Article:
By Julie Tolek
Yeezy, LLC and Kanye West have a history with Walmart in the world of intellectual property and trademark rights. Most recently, Yeezy sued Walmart and third-party sellers for unfair competition for selling copycats of Yeezy’s famed Foam Runner Shoes.
Kanye West and Yeezy allege “unjust enrichment based upon Walmart’s willfully trading off the renown of Kanye West and his iconic YEEZY brand” and that consumers are purchasing the look-alike shoes from Walmart with “the mistaken belief that the shoes are associated with West and the YEEZY brand.”[i]
The complaint, filed on June 24, 2021 alleges that “Walmart is flagrantly trading off of West’s and the YEEZY brand’s popularity by offering for sale an imitation version of the YEEZY FOAM RUNNER.” The complaint accuses Walmart of intentionally and successfully trading on the Yeezy brand’s reputation based on comments on Walmart’s website. For example, the comments include specific references to “Yeezy” and “Cause [sic] they yeezy” as well as the Walmart version being “budget” and “more affordable” than the genuine Yeezy shoe.
Yeezy and Kanye West argue that actual confusion among consumers exists based on comments on social media referencing “Walmart Yeezy’s” and the availability of “Foam Runners at Walmart,” and that consumers are already associating the Walmart look-alikes with Kanye West and Yeezy even though the companies have no relationship and Yeezy did not authorize Walmart to make or sell the iconic shoes.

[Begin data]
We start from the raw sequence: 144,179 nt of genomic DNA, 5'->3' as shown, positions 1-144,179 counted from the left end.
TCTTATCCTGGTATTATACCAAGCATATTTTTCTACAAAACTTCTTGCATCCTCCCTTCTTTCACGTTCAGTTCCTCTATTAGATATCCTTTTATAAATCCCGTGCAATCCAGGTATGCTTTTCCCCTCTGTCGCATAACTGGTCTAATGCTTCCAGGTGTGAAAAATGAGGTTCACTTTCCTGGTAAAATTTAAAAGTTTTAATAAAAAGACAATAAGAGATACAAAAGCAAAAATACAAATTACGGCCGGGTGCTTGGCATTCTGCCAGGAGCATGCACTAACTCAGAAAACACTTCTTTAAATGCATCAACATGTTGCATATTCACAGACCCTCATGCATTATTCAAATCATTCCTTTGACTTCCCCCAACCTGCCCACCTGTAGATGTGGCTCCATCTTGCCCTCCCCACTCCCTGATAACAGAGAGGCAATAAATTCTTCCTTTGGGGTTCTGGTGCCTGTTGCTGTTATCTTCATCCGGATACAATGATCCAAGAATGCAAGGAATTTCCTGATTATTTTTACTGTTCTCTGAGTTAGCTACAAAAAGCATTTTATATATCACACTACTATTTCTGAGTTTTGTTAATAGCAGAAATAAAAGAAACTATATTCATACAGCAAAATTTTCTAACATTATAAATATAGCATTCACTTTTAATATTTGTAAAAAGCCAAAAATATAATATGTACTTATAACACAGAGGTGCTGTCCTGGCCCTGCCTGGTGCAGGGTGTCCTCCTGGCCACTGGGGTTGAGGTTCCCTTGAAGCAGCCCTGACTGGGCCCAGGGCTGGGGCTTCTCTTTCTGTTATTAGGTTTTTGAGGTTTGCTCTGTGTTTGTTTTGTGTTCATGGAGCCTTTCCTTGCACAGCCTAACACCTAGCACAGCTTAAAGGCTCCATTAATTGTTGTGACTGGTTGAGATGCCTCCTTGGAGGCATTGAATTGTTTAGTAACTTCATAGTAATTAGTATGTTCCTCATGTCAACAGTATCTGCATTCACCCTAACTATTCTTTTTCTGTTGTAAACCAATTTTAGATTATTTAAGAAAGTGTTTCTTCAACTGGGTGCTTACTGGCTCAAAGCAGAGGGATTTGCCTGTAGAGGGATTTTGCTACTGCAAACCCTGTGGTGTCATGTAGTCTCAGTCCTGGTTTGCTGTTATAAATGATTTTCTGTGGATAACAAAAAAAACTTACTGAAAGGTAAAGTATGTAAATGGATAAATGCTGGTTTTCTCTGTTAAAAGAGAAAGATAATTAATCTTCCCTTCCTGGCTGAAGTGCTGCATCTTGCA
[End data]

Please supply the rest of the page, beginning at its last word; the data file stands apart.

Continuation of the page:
The complaint alleges a claim of Unfair Competition under the California Business & Profession Code, which prohibits “any unlawful, unfair, or fraudulent business act or practice, or false, deceptive, or misleading advertising,” and argues that Walmart’s actions were “unfair within the scope of the Unfair Competition Law because it was immoral, unethical, oppressive, and/or unscrupulous in that it was designed to confuse consumers and profit off of the YEEZY brand’s and Kanye West’s popularity and fame.” In support of this, West and Yeezy cite consumer comments indicating that purchasers wanted the Yeezys but purchased the Walmart version because of the lower price for an identical shoe, and that “consumers likely would have purchased the YEEZY FOAM RUNNER were it not for the cheaper knock-off Imitation Shoe. Thus, Walmart’s unfair competition has caused Plaintiffs to lose market share they otherwise would have had.”
Walmart contends that it is not the actual seller of the knock-offs and that the shoe was being sold by third party marketplace sellers.[ii]
The clash over the cut-out foam shoe is not the first confrontation between the companies. Earlier this year, on April 21, 2021, Walmart filed an Opposition in the Trademark Trial and Appeal Board (TTAB) against a trademark application filed by Yeezy, LLC for a logo that Walmart alleges “resembles” its own mark.[iii] Yeezy’s trademark application, filed on January 3, 2020, describes the Yeezy logo as, “…eight dotted lines, each comprising three totally shaded circles, with a total of 24 circles, arranged at equal angles as rays from a sun.”[iv] The Intent to Use trademark application also lists a myriad of goods and services including construction of modular homes, hotel services, online chat rooms, and various software and clothing. [v]